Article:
• What restrictions apply to re-sale, what competition will a fractional share owner face within the property and the immediate area, and what financing (if any) will be available to the buyer?

Although many people dream of owning vacation property, most either can't afford the type of property they want, or reason that they would not use the vacation home often enough to justify the expense. Fractional ownership provides a solution to these problems by allowing each co-owner to pay only a fraction of the costs and ongoing expenses of vacation home ownership, and share the risks of unforeseen maintenance problems and value depreciation with others. Of course, in exchange for spreading the costs and risks, the owner gives up some of the usage rights and freedoms of whole ownership. But job and school commitments prevent most people from using a vacation home more than a few weeks or months each year, and some loss of freedom and control is often an acceptable sacrifice for the huge cost savings.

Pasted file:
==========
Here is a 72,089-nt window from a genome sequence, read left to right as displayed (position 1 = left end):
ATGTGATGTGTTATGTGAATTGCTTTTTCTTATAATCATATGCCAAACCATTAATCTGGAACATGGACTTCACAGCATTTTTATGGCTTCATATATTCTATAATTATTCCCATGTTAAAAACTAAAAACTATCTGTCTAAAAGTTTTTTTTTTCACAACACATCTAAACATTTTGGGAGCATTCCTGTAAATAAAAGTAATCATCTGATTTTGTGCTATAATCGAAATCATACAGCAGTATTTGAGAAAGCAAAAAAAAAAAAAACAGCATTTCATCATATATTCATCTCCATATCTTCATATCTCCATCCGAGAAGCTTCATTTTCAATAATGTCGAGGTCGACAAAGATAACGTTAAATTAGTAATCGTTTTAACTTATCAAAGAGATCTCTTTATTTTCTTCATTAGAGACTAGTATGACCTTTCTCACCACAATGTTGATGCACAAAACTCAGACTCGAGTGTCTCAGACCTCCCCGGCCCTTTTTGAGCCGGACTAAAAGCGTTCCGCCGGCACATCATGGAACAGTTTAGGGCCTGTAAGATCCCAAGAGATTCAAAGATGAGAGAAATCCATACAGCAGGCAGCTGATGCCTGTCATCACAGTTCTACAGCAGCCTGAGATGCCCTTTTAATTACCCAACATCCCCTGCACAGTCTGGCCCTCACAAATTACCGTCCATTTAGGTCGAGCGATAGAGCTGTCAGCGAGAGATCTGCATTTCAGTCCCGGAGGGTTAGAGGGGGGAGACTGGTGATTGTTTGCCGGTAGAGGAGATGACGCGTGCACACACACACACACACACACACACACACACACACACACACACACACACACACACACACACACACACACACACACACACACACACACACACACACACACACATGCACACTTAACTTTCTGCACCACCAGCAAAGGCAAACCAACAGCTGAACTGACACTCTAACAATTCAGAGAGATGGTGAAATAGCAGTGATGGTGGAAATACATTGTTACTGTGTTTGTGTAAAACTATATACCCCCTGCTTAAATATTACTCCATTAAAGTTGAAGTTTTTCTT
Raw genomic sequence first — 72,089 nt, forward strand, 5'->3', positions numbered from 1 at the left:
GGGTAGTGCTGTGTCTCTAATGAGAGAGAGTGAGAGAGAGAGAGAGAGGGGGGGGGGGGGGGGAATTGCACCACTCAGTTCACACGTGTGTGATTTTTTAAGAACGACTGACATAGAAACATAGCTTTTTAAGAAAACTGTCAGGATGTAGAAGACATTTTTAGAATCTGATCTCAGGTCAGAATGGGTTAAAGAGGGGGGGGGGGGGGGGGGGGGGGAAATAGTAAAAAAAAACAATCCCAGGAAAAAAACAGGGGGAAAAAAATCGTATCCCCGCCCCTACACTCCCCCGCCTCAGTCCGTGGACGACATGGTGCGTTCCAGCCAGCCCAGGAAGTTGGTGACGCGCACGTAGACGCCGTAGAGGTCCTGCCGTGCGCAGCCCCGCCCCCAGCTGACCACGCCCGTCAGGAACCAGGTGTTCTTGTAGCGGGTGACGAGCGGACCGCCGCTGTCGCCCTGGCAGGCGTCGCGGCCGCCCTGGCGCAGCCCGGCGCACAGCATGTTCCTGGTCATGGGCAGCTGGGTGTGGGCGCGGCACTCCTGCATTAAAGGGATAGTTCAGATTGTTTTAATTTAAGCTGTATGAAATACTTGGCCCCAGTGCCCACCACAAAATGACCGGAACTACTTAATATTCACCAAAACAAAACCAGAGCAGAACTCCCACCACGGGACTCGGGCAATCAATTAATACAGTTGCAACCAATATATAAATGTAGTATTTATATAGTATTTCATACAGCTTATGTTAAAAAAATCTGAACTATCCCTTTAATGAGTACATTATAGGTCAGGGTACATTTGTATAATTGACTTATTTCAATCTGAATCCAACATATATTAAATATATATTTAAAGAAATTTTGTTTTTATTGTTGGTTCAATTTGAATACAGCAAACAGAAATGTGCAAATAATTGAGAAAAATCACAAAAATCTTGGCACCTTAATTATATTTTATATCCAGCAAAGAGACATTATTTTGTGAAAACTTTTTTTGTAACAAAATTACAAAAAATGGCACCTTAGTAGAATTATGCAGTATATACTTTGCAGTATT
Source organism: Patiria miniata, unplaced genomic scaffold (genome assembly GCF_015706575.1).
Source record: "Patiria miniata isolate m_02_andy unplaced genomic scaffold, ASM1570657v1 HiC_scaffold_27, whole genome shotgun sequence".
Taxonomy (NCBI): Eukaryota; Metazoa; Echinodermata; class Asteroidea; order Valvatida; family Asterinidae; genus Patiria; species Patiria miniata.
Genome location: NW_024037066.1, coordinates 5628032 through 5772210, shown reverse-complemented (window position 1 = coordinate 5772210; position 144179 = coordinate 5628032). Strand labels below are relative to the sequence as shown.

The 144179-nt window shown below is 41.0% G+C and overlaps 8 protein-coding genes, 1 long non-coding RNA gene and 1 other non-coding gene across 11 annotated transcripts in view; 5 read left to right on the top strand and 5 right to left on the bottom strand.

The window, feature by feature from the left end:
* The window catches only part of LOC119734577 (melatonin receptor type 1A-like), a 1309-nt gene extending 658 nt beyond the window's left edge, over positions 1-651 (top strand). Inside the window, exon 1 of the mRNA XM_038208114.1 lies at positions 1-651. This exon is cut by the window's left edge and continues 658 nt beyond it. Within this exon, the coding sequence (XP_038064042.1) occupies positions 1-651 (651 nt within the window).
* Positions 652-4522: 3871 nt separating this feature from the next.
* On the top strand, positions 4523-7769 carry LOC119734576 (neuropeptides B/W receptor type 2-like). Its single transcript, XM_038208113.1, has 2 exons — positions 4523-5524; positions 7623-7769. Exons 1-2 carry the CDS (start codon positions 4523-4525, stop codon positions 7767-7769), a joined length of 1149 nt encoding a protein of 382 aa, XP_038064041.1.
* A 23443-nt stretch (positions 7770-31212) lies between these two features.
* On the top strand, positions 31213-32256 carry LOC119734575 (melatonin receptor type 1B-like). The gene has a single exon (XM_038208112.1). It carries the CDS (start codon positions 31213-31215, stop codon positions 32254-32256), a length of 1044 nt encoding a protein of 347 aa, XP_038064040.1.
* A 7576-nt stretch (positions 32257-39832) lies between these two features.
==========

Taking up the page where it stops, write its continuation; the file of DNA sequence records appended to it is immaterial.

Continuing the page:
Shared ownership is increasingly popular among those who already own a vacation home (or even a primary residence in a resort community) but feel burdened by the expense, upkeep and management of a property they use infrequently or are regularly absent from during certain seasons. Rather than sell a home they love, these people opt to sell one or more fractional ownership interests to others who will use the home when the original owner does not and will help share the costs and burdens. Besides lowering cost and time burdens, shared ownership can free capital for the purchase of other resort property, or for alternative investments. It can also provide an alternative when selling the entire home proves difficult due to market conditions.